The Colonial Bank now had difficulties of its own to face. The half-yearly report of February 1895 said the bank was in a very strong position, but deposits had fallen by half a million during the Australian crisis, advances had had to be restricted, and earnings fell. In May it became clear that the bank was in trouble. Shareholders became anxious about the possibility of a call and the £2 shares dropped to less than £1 and then to 13s. 6d. The bank's balance sheet was presented to shareholders in September without reference to a dividend or the usual reference to bad debts. In the ensuing negotiations the Colonial Bank suggested that, in return for the whole business, the Bank of New Zealand should pay £300,000 in cash; further, that a suspense account of £100,000 against contingencies would be set up. Shortly after the negotiations began, however, a serious shortage was revealed in the account of the Ward Farmers' Association, the business of Hon. J. G. Ward the Colonial Treasurer, which owed the Colonial Bank about £87,000. This put the Bank of New Zealand in a very strong position and it was finally agreed that only the sound business of the Colonial Bank would be purchased. Officers of the Bank of New Zealand considered and classed the advances of the Colonial Bank amounting to £1,731,549. The first group, called “A”, were those which were fully secured and amounted to £926,197. The second were the “B” or “doubtful” accounts. The Bank of New Zealand was to manage, realise, and adjust these accounts on behalf of the liquidators of the Colonial Bank for two years, during which time it could, as it thought fit, take over such accounts. The “B” accounts amounted to £604,695 and the Colonial Bank provided a reserve of £327,205 for them. The Bank of New Zealand took them all over before the end of the two years, paying the liquidators £4,000 from the reserve. The “C” list of £89,382 was mainly the Ward Farmers' accounts and the Bank of New Zealand had three months' grace in which to make its decision. It did not take them over, though the smaller accounts seem to have been paid in cash. The “D” accounts, amounting to £102,274, were bad and doubtful debts and properties held against closed accounts. The liquidators are stated to have realised about 10s. in the pound on the whole of the list.
In the end the total good assets, including goodwill, buildings, and the accounts to be purchased, amounted to £2,643,190, and the liabilities, £2,509,284. The difference, £133,906, was to be paid in cash. The agreement was laid before Parliament during October and approved a week later after a debate on political lines. The Colonial Bank closed its doors on 18 November 1895 and that night handed its books and cash over to the Bank of New Zealand, which provided service without interruption. The liquidation of the Colonial Bank assets not taken over was long and costly as they had to be dealt with through the Courts. The shareholders felt that they could have been handled more advantageously, but times were not good, and the losses were great.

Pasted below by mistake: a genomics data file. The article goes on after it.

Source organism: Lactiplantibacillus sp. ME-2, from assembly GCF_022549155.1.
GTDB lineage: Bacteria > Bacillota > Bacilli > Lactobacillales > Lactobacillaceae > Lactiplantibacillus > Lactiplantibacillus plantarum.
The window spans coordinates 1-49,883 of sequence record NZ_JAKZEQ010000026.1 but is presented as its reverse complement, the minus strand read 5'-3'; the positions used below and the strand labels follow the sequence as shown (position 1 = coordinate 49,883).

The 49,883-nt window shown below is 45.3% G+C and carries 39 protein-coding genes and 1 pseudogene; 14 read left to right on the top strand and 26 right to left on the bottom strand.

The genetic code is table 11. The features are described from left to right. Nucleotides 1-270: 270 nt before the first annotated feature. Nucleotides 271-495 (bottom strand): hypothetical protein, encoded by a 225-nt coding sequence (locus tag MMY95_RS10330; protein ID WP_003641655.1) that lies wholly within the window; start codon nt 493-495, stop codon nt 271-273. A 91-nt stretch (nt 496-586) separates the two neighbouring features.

Though a good deal of publicity was given to the investigation of some of the accounts, the liquidation of the Bank generally was wrapped in some mystery. One statement was made in 1897; thereafter, no report was made until 1905 when final dissolution was sought. Shareholders received a total of 11s. 1¾. per share, and in all they received £111,454 for the 484,980 shown as the value of their interest in the bank on 31 August 1895, plus £75,000 paid for the goodwill.
The Ward Farmers' Association went into liquidation, the Hon. J. G. Ward being declared bankrupt in July 1897. He was in a most unhappy position and the Rt. Hon R. J. Seddon became responsible for overseeing the negotiations. The Bank of New Zealand gained from the new business the amalgamation brought in and from the ending of competition. There was undoubtedly mismanagement in the Colonial Bank, but it was not alone in that respect. Though the shareholders lost heavily, if the amalgamation had not gone through, the bank would probably have been forced under. The bank's troubles led in part to the suicide of Hon. W. J. M. Larnach in Parliament Buildings on 12 October 1898. Larnach, in addition to other financial troubles, had lost heavily through the Colonial Bank. He had been one of the promoters and on the board for most of the 21 years. Such was his faith in it that he had sold other shares in order to buy more of the bank's when the price had fallen.